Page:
That is why diversity matters. That is why we need books that tell more than one kind of story, protagonists who embrace their whole identities.

To me, YA is all about identity. It’s all about figuring out the kind of person you are, the kind of adult you will be. It’s about knowing the difference between “this is who I am told I am” and “this is who I really am.” How could race and culture not be a huge part of that question?

As an author, these are the questions I hope to address head-on, not just because they are questions I grapple with on a daily basis, but because I know I’m not alone, and because I want my daughter to grow up the opposite of color blind. I want her to see differences and understand them.

And that is just one of many reasons why we need diverse books.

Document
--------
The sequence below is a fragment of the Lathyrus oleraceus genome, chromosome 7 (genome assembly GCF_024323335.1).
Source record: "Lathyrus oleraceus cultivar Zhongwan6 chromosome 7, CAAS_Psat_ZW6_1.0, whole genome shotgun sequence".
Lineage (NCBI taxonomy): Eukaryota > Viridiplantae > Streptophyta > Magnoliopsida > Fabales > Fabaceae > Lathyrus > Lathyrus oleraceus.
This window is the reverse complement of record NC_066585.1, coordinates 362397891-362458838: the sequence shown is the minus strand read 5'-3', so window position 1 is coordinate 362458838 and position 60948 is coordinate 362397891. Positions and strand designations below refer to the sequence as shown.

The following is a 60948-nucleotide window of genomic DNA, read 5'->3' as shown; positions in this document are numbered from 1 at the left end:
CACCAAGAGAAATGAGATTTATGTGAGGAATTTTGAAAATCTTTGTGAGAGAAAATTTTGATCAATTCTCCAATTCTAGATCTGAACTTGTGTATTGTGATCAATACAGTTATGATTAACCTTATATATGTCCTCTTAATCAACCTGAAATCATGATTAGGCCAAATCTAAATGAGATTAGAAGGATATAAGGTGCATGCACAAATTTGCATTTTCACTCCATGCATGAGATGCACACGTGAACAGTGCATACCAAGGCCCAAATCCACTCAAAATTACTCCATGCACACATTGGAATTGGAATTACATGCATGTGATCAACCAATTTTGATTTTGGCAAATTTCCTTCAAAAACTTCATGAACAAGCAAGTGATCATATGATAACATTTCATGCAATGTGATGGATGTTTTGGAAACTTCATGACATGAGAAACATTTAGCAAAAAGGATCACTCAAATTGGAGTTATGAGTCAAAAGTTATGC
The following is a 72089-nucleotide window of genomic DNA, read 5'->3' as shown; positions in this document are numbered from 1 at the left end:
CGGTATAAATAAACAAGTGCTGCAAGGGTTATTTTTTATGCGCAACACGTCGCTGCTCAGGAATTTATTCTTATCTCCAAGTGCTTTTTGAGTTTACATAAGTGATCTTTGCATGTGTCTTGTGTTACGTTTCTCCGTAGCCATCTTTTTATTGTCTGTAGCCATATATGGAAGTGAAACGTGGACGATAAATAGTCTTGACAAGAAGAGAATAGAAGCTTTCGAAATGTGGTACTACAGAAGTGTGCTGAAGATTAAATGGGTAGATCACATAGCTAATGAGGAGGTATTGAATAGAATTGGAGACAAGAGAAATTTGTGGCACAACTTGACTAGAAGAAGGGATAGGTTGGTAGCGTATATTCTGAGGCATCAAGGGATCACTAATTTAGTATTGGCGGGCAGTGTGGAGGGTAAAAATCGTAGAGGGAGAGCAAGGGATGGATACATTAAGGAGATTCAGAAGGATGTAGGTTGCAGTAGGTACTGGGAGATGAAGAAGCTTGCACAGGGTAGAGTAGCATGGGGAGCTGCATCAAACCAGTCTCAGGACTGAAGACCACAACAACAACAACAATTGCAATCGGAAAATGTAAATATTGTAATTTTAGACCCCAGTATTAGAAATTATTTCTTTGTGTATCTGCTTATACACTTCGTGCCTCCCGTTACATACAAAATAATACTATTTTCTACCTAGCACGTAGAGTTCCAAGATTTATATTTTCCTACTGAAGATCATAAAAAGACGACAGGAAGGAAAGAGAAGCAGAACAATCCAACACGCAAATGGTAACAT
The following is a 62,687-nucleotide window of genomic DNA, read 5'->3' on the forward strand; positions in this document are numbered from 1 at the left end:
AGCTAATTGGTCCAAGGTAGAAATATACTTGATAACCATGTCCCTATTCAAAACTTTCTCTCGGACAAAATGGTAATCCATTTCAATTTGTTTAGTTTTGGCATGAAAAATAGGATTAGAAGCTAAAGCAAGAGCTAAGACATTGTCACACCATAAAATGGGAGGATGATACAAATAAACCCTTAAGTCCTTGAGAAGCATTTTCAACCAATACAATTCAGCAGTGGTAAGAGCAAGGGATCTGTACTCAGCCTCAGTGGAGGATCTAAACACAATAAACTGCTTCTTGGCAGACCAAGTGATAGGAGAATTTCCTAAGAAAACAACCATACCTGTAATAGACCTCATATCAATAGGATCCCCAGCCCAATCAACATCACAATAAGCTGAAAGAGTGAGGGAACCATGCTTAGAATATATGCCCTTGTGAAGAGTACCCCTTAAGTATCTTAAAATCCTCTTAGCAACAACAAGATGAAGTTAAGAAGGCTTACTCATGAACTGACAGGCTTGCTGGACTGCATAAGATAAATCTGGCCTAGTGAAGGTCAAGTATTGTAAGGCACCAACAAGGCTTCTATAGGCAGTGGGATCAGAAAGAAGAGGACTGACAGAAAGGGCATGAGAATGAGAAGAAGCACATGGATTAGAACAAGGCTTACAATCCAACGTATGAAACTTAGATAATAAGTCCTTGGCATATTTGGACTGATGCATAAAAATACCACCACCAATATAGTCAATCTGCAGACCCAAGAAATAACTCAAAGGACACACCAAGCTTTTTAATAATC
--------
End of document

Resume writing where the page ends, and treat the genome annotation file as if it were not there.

Friday, June 20, 2014

It's Never Over

By Kate A Boorman

(and if you think I'm not singing that Arcade Fire song in my head as I title this blog post then THINK AGAIN)

So. I was cleaning my 5yr old "Going for the Gold in the Packrat Olympics" daughter's room yesterday. After hours of resorting, dusting, reorganizing, cleaning, recycling, I carefully explained to her my organizational system and how she could use it to keep her room tidy (she listened to me carefully, eyes wide, most likely hearing the teacher from Charlie Brown--waaah, waaah waaah waaah waaah) and then I stood back to survey my work.

I  felt an overwhelming sense of..... the opposite of accomplishment. Not failure, just.... as though I had done something to the best of my abilities that didn't actually result in anything that could be qualified as "finished."

I feel this way much of the time, but this is the way it is with parenting, I think. I have yet to feel that "whelp, I'm all done HERE" in regards to anything that has to do with my kids because, duh, they're little and also I don't know very much, but more than that: the job of keeping them safe and healthy and happy and yadda yadda is NEVER OVER.  The laundry will reappear, the pantry will need to be restocked, they will have that nightmare tomorrow night too, my daughter will earnestly listen to me and then destroy her room in about an hour flat. It comes with the territory.